Jeremy Cline 23:11
What were you selling in this company?
So, the early days, again, I didn't actually care or know what it was going to be. And my idea was like, that actually doesn't matter, I have this new vision, let's just get people to pay with Bitcoin, and who cares what it is.
Jeremy Cline 23:24
Going back to the original company, you knew you wanted to sell something, and so, you started selling things, and you're doing it with PayPal and WePay, so what was the business at the time? So, before you sort of got stuck on PayPal and WePay?
Yeah, that project was actually, it was software. It was a tool for people who trade stocks to help them track their portfolios. But it was kind of more like spreadsheet based. And I was actually taking a lot of what I learned from the gaming industry, and I was trying to apply like gamification to managing your portfolio and helping you kind of focus on your goal as you kind of trade. And so, I was building a tool to kind of help people with that.
Jeremy Cline 24:02
When you came back home, so to speak, what were people saying to you then? Were your parents saying, 'Great, glad you had a nice time, now, get a job, start earning money', what was the reaction from family?
No, my family and friends had learned at that point that my journey was not going to be a very typical one. Straight out of school, I moved away, I started this weird business. They all thought I was nuts. But I ended up selling it and doing pretty well with that. And then, travelling for six months, they were like, 'Who does that?' So, coming home, they were just ready for another 'what's he going to be doing now'. And yeah, there was really no pressure from my family or friends on kind of where to go next.
Jeremy Cline 24:42
So, you have this business, you identify that it really sucks getting paid using these more traditional payment gateways, if you like, and do you remember what was the first discovery of Bitcoin? Was it something that you'd heard about it? Was it something read? What was the thing that you saw and thought, 'This might be the solution to my problems'?
Yeah, I mean, what really sucks is, I remember vividly, the first time I heard about it was way back with my co-founder buddy, when we were working together in the IT department, at that one company, he sent me this article on Slashdot, because I was trading stocks while I was at work, and he sent me this article about like Internet money. And I was like, 'Oh, that's cool. I'm busy over here trading stocks with the real money.' And we just totally blew it off. But then, when I was looking for this payment solution, I think that's how it kind of re-entered, and I had an atypical entrance, like a lot of people come into crypto because of the mania around investing and speculation, and I was looking to solve this really real problem with payments. And I just started Googling around, I think, and that's what made me discover this idea of, I really wanted to get rid of these middlemen, this idea that I was like getting rid of PayPal, getting rid of WePay, why do I need these guys to accept money? It's silly. And this idea of like a decentralised money with no middleman, maybe I was just searching that, I don't know, but I stumbled into Bitcoin, and the first day I read the Bitcoin white paper, which even people who've been in crypto for a decade, most of them haven't even read the damn white paper yet, but the first thing I did was read the white paper, and it was just, I knew immediately that this was something that was going to be huge, and I wanted to get involved in it.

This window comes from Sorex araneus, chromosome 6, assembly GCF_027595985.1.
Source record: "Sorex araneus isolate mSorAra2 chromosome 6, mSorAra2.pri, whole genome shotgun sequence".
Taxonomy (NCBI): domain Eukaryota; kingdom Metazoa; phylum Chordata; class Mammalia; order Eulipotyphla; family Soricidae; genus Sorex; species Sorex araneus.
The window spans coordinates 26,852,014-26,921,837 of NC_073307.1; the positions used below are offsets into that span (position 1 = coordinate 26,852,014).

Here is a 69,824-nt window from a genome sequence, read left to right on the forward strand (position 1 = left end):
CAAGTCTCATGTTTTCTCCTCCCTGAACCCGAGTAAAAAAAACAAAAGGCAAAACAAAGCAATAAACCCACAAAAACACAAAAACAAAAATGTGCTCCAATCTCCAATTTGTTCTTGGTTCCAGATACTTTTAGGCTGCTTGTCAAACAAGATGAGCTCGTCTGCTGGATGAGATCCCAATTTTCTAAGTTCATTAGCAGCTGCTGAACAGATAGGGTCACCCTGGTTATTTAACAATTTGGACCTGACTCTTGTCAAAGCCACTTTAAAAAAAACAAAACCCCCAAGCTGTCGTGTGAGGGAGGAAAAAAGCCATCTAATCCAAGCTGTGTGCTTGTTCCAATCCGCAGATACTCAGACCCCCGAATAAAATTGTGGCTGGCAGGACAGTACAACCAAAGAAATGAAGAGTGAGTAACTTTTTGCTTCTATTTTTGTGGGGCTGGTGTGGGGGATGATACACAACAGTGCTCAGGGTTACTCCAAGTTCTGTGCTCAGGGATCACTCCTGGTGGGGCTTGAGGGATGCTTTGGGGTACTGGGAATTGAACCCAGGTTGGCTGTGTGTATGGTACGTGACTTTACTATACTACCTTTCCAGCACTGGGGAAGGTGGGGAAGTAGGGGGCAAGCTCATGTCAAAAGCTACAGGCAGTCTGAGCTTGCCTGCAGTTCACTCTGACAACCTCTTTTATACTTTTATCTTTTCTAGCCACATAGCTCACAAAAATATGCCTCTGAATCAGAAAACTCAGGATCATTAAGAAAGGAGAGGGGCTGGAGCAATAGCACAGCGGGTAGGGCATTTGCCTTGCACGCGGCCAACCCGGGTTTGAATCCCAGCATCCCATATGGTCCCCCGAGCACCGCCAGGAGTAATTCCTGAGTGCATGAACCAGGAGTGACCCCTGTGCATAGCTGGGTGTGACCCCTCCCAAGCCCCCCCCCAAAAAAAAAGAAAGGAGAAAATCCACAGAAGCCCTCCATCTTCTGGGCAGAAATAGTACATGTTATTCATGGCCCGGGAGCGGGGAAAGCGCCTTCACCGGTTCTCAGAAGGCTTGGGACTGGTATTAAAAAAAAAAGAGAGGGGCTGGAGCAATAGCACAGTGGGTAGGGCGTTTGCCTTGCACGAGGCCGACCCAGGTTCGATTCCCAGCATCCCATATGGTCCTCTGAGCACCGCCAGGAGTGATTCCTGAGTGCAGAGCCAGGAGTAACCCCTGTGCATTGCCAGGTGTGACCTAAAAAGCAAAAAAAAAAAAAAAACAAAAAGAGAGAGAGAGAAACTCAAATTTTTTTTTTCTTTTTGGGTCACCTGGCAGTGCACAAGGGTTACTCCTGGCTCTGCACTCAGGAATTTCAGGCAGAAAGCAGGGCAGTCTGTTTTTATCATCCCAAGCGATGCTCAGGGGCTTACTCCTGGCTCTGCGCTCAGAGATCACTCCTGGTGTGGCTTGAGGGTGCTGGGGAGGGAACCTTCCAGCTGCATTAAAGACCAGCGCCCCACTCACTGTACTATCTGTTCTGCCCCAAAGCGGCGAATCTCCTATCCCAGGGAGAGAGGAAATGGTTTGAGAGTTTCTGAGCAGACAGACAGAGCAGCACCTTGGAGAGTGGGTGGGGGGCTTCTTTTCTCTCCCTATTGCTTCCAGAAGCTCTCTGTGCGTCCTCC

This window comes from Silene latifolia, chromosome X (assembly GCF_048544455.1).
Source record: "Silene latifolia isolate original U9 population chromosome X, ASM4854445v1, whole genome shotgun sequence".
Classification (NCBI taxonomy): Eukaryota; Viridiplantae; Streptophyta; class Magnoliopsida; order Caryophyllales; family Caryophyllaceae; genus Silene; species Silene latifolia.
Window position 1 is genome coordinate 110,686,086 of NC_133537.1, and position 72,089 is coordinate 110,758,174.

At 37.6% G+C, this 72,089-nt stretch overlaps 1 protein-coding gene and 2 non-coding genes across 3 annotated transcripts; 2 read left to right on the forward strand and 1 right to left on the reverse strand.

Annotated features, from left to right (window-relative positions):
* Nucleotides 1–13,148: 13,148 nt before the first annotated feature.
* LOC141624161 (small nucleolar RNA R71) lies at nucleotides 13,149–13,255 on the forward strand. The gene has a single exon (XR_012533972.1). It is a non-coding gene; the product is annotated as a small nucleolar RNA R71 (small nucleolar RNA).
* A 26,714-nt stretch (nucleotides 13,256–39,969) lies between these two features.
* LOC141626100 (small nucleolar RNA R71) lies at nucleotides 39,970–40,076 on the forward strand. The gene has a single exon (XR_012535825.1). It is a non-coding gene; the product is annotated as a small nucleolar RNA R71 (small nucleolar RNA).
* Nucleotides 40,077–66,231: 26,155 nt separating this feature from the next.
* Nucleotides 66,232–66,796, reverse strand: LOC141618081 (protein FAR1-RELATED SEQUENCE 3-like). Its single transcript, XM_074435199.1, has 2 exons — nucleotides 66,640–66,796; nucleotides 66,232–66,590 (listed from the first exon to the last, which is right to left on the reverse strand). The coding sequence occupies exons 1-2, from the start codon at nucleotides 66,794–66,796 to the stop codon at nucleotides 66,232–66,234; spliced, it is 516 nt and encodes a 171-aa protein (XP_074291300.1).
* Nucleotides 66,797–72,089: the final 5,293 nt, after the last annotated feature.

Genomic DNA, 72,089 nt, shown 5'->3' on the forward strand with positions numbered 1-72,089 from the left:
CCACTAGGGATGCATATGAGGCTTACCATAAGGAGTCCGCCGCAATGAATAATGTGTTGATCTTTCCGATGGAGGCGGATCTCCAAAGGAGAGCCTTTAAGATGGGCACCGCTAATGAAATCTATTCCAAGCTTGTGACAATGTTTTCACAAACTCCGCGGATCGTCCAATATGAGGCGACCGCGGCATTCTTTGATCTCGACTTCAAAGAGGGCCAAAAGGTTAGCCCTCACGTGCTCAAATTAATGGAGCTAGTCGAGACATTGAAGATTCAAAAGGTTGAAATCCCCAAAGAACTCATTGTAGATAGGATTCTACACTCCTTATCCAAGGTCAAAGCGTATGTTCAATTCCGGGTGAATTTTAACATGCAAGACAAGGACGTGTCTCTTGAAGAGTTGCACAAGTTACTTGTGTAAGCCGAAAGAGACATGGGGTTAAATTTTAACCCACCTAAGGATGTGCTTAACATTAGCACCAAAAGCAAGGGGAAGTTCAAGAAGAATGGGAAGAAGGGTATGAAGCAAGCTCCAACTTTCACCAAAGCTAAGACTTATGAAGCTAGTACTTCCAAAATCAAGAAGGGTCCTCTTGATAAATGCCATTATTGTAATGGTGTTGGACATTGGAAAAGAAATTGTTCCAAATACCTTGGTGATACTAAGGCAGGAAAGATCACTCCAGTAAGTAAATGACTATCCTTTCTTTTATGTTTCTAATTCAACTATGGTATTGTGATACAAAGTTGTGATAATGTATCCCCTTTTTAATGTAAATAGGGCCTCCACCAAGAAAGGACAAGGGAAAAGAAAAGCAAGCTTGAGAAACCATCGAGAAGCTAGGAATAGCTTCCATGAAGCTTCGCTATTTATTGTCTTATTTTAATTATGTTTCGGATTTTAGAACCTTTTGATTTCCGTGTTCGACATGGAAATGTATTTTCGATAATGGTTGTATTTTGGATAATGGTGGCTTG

Jeremy Cline 26:22
And what did your first involvement look like?
I kind of realised that there's only three ways that I could get more Bitcoin. I could mine it, because mining Bitcoin is a big thing, which is pretty complicated. And I'm a technical person, but managing hardware and managing like hardware computers, that's just kind of out of my wheelhouse. I'm more of a software guy. So, that really didn't feel right. The second was, I could invest more of my own money in it. But I kind of already done that. And then, I was like, well, maybe I should just accept it as payment as a way of acquiring more of it. So, that's where I came up with this idea of, let's just try to sell things. And at the time, fiverr.com was like this big, it was this up-and-coming thing, but no one had heard of it yet. I don't know, have you heard of Fiverr?
Jeremy Cline 27:06
Yeah, yeah, yeah, I've used it. Yeah.
Yeah. And back then, things actually costed, they would only cost five bucks to use Fiverr. Now, it's like every product on there is 50 bucks or more, it's weird.
Jeremy Cline 27:16
Actually, just to explain, I mean, Fiverr is basically a freelance platform where you can buy gigs. So, you want someone to design a graphic for you, go on Fiverr, you say you're prepared to spend whatever it is, $40, $50, and you search for people who might be able to help you. And that's essentially how it works.
Yeah, and when I saw that, I was like, 'Oh, this is just a perfect, this is a whole universe of things to sell.' That's the way I saw it. They see it from their side as they're the place to go to do all this stuff. But no one knew about them yet. So, my idea was, what if I just find some of the coolest things I can find on Fiverr, and then I just put them on my website and sell them for $10 worth of Bitcoin. And now, I'm marking things up 100%, I'm accepting Bitcoin, and I have this never-ending pool of products to sell.
Jeremy Cline 28:06
And this this was in 2013, something like that?